Most dating assumes many things not proven, such as the rate of decay of radioactive isotopes, which we now know can vary considerably – which is not taken into account in most practices of geologic dating.

    One doesn’t need Kurzweil’s input to realize that technology always accelerates in any society which teaches past discoveries to its children. Each successive generation will naturally build on what has gone before instead of reinventing the wheel (under ideal conditions, anyway), hence will accelerate the advance of technology with each generation.

    Our whole society is speeding up, which I consider due largely to unnatural interference pushing meaningless “upgrades” to generate massive wealth transfer.

    You would be surprised how much of our current technology would have been possible with late 1800s technology.

    1. Robert Barricklow

      Deadly upgrades.
      They exacerbate the corporate robots eating up the living biosphere[living economy eaten by the virtual economy of corporate bots]

    2. It would not surprise me at all. Physics took a “left” turn and became “read only.” The ability to write the physical plane has been kept entirely under wraps.

  2. Robert Barricklow

    There is much more to the “evolution” theory that is just an excellent obfuscation that suffices now for the masses current status intellectually. A Swiss cheese version with obvious whole holes that beg to be addressed, like the rapid changes geared more by an “intelligence” than the roll of the bones[dice/chance]. Also, the environment, that plays a key epigenetic role, is more than just chance.
    As in Horatio’s, “There are more things in heaven & earth, than are dreamt of in your philosophy…”

  3. (Let’s try it again, with “t1tled” being the possible no-no…)

    Decades back, “Analog” SF magazine ran a fact-based article ti tled “The Cambrian Seedship.” In the article, the author laid out a scenario for Earth having been the recipient of a space-based ‘seedship’. The author made a very convincing case that true genetic diversity was at an all-time high immediately after one moment in Earth’s history, and has been whittled-down to a shadow of this diversity since then. (There were REALLY different – even bizarre – shapes and configurations at the start of the Cambrian, not just the number of toes and positions of fins.) If ‘someone’ dumped every possible (survivable) variation into Earth’s seas, it would look a lot like this. Hmm…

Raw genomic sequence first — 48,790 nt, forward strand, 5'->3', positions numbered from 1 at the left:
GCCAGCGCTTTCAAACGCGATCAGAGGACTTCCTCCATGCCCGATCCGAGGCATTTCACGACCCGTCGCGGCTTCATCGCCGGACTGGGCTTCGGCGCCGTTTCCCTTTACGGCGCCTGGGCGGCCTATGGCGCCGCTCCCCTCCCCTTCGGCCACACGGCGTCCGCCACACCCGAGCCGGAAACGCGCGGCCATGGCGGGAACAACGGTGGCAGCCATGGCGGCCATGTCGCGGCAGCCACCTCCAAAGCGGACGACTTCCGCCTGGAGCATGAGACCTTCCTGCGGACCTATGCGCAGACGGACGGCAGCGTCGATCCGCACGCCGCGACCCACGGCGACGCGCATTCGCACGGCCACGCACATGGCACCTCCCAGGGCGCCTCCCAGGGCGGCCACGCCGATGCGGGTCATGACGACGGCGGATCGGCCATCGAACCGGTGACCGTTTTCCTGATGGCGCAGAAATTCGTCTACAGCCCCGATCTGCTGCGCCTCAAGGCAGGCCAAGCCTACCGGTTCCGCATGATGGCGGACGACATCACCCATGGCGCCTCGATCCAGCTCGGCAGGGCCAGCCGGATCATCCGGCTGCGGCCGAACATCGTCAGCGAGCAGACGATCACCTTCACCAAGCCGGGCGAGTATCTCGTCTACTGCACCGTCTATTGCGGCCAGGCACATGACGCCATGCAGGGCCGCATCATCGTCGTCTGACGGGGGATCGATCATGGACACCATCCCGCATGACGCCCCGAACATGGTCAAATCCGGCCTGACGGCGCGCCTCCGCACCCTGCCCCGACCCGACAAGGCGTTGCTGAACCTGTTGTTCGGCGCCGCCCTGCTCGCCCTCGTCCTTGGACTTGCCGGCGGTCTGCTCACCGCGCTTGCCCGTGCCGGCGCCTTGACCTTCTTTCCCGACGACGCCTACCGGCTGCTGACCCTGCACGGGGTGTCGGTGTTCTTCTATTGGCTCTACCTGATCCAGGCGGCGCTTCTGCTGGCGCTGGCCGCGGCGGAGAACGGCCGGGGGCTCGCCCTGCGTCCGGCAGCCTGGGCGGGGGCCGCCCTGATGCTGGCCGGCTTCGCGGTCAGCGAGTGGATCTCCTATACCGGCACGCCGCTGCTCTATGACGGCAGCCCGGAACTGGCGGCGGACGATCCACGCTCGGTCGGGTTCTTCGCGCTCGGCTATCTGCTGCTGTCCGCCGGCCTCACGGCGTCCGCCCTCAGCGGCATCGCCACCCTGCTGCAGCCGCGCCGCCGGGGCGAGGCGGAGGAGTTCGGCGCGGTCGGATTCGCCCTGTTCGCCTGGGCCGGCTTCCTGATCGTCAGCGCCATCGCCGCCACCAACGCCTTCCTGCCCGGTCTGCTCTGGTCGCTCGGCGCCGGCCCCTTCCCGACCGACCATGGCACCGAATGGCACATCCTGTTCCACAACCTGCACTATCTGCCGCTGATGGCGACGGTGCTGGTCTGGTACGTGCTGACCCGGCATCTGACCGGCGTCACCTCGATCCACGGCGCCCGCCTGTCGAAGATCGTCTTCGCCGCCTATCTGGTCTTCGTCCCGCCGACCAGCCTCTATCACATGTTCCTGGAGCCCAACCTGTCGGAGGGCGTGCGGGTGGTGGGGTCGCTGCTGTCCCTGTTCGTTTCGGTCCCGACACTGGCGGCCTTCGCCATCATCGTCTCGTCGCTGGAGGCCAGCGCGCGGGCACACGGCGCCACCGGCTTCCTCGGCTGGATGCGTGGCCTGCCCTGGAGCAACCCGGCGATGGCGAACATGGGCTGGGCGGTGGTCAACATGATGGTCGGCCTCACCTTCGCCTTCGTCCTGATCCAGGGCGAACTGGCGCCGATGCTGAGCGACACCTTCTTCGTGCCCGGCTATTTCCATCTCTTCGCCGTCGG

One ‘classic’ debating tactic has been to limit the scope of what is to be debated in the first minutes of the debate (if not beforehand). If one has a weak-spot, that can be successfully ‘edited out’ of the discussion with this tactic. (It works; look at the MSM.)

    I suggest that this ‘tactic’ is used in the arena covered by Ms. K.M. If one can limit the debate to ONLY planet Earth, then one has closed-off ‘weak points’ of the debate. Once the debating-field has been opened to the whole Solar System, quite different ‘scenarios’ may apply.

    I would suggest that once the debating-field has been opened to the whole Milky Way Galaxy – or at least the local portion – quite different ‘rules’ may again apply…

  4. Decades back, “Analog” SF magazine ran a fact-based article titled “The Cambrian Seedship.” In the article, the author laid out a scenario for Earth having been the recipient of a space-based ‘seedship’. The author made a very convincing case that true genetic diversity was at an all-time high immediately after one moment in Earth’s history, and has been whittled-down to a shadow of this diversity since then. (There were REALLY different – even bizarre – shapes and configurations at the start of the Cambrian, not just the number of toes and positions of fins.) If ‘someone’ dumped every possible (survivable) variation into Earth’s seas, it would look a lot like this. Hmm…

    One ‘classic’ debating tactic has been to limit the scope of what is to be debated in the first minutes of the debate (if not beforehand). If one has a weak-spot, that can be successfully ‘edited out’ of the discussion with this tactic. (It works; look at the MSM.)